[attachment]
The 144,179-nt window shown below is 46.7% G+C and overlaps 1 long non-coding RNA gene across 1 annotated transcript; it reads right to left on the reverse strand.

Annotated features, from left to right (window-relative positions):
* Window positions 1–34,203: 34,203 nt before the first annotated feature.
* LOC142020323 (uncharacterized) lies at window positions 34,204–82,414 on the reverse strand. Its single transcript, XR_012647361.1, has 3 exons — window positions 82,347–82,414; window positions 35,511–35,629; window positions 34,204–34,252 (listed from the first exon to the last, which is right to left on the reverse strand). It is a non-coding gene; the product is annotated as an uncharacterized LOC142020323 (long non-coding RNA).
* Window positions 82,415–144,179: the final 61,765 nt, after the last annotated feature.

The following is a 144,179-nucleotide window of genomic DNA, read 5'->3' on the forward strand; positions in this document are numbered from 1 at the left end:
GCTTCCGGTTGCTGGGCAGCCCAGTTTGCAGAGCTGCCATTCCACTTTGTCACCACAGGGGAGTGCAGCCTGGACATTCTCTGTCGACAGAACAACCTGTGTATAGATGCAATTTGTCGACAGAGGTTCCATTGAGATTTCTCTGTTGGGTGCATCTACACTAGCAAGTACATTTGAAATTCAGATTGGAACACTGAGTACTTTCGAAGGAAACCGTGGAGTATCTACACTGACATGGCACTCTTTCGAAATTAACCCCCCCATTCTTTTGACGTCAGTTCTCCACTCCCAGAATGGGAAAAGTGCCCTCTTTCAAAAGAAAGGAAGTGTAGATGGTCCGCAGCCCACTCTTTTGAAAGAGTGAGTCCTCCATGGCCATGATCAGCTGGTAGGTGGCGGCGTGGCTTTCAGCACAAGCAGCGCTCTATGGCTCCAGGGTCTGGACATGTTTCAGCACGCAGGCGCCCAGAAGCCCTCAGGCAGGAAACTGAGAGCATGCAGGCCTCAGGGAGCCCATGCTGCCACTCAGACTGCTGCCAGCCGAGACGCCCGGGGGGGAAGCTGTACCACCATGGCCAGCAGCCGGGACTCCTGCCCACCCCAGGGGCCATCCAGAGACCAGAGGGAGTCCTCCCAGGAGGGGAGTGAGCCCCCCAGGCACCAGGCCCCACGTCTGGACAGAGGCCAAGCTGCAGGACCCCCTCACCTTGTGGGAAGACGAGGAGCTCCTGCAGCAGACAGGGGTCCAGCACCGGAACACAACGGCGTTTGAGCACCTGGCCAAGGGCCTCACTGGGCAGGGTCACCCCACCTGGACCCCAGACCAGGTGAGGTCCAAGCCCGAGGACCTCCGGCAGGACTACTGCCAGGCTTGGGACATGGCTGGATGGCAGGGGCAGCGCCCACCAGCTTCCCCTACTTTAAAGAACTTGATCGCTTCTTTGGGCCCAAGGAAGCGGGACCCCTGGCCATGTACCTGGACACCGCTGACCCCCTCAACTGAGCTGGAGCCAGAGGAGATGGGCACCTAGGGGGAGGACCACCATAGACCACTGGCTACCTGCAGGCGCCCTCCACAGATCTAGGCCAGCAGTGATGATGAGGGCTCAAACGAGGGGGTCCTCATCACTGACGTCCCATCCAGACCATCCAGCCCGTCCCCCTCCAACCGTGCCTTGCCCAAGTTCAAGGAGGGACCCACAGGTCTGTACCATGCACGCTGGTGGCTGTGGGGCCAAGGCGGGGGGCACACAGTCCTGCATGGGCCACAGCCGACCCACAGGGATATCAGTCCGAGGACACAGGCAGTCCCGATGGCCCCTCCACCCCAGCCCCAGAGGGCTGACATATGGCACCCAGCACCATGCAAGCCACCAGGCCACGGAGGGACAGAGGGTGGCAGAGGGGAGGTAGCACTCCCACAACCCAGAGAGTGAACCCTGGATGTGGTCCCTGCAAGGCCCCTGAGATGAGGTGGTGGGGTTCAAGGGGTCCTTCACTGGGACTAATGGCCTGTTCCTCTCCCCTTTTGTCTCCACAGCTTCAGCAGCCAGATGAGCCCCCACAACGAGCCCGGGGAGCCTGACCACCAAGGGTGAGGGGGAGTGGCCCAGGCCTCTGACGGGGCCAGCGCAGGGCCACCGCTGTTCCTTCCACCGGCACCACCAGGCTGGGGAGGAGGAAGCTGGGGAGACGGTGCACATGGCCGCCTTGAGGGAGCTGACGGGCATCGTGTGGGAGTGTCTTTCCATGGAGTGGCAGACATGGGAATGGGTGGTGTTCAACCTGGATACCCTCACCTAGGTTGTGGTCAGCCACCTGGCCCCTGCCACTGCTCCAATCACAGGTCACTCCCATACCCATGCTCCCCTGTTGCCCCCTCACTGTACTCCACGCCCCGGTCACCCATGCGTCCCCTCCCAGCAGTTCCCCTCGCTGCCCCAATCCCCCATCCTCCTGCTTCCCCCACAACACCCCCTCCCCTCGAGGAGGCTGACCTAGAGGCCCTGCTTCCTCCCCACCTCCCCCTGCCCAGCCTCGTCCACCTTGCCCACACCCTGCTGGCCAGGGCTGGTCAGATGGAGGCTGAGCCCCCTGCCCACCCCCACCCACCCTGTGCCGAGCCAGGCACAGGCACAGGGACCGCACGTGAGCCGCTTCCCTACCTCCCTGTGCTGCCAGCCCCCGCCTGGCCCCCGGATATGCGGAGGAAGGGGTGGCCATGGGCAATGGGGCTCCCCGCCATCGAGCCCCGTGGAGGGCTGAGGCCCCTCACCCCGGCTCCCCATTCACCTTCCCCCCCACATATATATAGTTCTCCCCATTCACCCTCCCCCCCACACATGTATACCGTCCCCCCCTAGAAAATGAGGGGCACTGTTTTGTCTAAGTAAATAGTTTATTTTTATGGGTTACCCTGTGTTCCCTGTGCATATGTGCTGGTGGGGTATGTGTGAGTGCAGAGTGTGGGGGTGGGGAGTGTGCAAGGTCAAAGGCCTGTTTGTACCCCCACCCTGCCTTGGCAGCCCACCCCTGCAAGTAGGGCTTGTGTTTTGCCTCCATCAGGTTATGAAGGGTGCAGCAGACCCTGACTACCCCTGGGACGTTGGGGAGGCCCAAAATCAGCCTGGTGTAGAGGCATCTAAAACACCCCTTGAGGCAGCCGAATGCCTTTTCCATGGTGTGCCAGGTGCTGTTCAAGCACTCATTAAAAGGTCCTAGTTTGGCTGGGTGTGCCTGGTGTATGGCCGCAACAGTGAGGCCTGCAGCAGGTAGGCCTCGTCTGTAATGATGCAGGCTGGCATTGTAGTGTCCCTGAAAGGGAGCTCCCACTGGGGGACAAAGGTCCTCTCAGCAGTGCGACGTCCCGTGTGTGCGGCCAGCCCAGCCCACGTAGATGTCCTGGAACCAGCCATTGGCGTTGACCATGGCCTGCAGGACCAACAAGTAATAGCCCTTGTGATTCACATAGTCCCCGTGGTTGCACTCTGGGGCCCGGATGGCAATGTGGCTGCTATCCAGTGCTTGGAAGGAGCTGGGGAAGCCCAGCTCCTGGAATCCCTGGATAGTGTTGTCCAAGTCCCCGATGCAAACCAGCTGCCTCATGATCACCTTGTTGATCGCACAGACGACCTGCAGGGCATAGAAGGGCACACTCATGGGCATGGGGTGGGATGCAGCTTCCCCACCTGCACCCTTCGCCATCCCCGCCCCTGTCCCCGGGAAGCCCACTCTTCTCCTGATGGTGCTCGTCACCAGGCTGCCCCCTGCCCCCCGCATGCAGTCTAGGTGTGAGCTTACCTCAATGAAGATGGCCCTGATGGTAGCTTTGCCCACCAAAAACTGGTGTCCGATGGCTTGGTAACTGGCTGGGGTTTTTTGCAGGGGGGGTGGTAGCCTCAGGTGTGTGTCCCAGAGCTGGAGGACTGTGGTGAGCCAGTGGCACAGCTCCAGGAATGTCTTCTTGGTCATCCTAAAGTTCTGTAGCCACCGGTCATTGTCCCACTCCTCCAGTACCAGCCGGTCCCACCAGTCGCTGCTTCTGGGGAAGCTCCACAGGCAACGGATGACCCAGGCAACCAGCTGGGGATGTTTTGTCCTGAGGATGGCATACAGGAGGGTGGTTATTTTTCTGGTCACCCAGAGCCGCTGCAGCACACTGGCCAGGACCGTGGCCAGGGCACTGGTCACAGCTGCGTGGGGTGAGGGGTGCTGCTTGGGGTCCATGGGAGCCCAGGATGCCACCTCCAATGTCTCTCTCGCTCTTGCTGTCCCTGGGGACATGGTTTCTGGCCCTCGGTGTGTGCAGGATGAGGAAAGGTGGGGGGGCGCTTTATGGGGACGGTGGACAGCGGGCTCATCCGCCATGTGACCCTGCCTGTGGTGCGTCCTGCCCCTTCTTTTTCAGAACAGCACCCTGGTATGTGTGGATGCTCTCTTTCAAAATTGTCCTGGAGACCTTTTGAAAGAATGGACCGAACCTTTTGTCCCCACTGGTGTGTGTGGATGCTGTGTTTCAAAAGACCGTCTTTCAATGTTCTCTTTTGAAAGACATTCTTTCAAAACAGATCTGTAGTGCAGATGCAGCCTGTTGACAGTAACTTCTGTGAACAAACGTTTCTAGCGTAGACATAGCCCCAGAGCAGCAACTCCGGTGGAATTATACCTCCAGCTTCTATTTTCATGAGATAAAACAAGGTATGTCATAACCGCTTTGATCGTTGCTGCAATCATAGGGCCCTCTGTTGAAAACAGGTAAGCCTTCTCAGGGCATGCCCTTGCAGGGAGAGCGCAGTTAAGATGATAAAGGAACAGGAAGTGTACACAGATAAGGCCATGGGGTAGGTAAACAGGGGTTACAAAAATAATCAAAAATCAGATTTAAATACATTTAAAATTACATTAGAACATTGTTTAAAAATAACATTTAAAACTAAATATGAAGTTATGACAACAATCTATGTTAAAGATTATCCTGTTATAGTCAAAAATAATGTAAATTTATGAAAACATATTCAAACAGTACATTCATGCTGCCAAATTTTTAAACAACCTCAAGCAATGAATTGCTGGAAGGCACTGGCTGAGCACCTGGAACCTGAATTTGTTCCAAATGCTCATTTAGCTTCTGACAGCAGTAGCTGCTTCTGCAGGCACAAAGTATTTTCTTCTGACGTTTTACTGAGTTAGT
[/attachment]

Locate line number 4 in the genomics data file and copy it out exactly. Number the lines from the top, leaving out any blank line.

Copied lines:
* LOC142020323 (uncharacterized) lies at window positions 34,204–82,414 on the reverse strand. Its single transcript, XR_012647361.1, has 3 exons — window positions 82,347–82,414; window positions 35,511–35,629; window positions 34,204–34,252 (listed from the first exon to the last, which is right to left on the reverse strand). It is a non-coding gene; the product is annotated as an uncharacterized LOC142020323 (long non-coding RNA).